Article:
One example I can think of in my practice is that I have this teacher I adore who visits my office every morning to turn the page of my “Dad Jokes” daily calendar and read me the joke of the day. I look forward to this every morning, and when one of us is not available, I miss the interaction. But, do I communicate my appreciation to her for this daily bit of joy? As I consider the situation, I realize that I need to make sure she knows how thankful I am for the moment we spend each day.

Write about it!

Another way to engage with thankfulness is to write about the moments that make you feel thankful. I recently shared a story with my staff about a moment that brought me joy and gratitude at work. My good friend Ryan Scott calls these #godwinks. I asked my staff to share some #godwinks in a sentence or two. Sharing these notes lifted our spirits and reminded us that there are so many bright spots in our day.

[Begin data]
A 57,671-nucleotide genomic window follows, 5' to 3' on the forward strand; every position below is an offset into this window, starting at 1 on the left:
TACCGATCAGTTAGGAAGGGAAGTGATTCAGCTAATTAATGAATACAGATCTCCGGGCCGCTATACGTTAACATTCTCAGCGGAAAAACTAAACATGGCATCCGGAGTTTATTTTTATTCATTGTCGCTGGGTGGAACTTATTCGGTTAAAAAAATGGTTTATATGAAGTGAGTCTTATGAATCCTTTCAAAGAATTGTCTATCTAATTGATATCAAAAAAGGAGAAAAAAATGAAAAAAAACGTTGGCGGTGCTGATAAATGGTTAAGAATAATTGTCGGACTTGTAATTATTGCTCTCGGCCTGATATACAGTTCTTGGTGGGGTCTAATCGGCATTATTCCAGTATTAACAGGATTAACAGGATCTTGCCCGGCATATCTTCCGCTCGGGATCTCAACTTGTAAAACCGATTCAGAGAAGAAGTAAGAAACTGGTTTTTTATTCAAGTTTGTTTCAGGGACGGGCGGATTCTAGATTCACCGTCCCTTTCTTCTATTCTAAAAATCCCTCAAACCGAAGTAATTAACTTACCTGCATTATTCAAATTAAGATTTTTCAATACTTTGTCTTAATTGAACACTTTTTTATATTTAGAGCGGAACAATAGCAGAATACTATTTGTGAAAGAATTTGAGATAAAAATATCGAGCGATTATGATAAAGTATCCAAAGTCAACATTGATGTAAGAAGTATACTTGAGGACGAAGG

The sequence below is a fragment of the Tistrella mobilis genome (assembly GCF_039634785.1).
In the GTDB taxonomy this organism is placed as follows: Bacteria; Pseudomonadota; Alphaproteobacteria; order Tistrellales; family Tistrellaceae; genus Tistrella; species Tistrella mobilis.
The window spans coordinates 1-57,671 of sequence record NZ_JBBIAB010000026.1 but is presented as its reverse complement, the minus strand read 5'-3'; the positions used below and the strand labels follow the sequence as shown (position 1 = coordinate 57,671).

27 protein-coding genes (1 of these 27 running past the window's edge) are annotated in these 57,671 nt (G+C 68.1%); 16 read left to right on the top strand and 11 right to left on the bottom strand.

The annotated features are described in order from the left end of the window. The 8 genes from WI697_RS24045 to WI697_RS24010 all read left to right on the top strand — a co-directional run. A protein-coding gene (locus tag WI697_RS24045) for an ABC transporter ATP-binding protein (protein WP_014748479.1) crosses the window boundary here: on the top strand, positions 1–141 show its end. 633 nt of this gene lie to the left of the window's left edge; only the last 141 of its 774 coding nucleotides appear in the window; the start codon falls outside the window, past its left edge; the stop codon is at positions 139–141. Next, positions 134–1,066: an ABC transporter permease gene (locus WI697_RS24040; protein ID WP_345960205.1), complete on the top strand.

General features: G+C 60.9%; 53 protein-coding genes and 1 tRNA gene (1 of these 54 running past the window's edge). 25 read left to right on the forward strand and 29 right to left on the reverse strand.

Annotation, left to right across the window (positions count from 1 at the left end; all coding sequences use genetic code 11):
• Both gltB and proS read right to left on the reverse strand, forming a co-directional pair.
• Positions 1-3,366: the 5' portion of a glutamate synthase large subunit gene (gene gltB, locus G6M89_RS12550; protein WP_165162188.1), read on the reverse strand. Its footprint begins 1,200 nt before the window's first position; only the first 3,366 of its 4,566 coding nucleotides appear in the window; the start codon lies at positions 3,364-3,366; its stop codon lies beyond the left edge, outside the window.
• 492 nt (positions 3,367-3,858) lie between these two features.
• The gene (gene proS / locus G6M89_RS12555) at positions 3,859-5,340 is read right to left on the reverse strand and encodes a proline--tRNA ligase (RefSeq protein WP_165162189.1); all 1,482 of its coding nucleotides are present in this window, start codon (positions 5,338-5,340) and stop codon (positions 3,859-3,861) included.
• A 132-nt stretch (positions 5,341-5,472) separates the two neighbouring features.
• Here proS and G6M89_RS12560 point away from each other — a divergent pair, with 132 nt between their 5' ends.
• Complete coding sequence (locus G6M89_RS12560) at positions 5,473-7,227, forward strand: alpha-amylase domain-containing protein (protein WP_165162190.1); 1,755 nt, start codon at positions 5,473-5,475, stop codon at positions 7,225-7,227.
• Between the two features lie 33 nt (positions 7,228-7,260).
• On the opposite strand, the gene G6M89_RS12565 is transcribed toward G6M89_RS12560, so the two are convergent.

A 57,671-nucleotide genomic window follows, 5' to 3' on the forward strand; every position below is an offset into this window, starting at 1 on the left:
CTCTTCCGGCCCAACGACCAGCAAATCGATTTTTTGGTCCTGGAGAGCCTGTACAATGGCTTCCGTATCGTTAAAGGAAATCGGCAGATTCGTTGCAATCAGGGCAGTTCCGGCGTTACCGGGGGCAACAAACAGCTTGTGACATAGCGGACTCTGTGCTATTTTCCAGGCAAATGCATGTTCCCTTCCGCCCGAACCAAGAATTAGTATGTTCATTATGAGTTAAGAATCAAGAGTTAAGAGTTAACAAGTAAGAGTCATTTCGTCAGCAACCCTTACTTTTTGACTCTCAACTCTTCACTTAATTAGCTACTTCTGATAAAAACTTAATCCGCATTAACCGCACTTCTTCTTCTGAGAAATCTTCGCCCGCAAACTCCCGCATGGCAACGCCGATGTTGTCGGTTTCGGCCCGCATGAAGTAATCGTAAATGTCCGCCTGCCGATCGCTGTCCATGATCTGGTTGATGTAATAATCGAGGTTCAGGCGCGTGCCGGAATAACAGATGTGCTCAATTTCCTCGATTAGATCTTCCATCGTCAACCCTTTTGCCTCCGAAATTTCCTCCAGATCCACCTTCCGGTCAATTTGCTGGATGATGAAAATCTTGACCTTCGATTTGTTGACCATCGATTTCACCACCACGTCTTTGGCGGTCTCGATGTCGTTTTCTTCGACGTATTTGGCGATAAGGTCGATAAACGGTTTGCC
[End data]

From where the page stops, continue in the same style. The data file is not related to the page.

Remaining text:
Now, let’s elevate our thankfulness…

If you have been a reader of this blog series, you know that we are not content with simply engaging in a behavior. We are looking to elevate our practice as well and there are so many ways we can elevate our thankfulness. Probably the most difficult task is to look for reasons to be thankful when things are not going so well.

I can give you an excellent example from my past:

Many years ago I was a somewhat discontented principal at a school that was struggling. I was proud of many of the practices and supportive of most initiatives. However, there was a large gap between practices and student performance that was undeniable. In addition, there were interpersonal issues between some staff members that affected not only their performance but made it unpleasant to be around them.

Toward the end of that difficult school year, I happened to overhear a conversation among three staff members talking about what was wrong with our school. It was a mixture of support and optimism with some resignation thrown in for flavor. I heard them frankly discussing their perceptions of what my role was in the situation and it made me think hard about what I needed to do that would both help the organization and allow me to grow as a leader.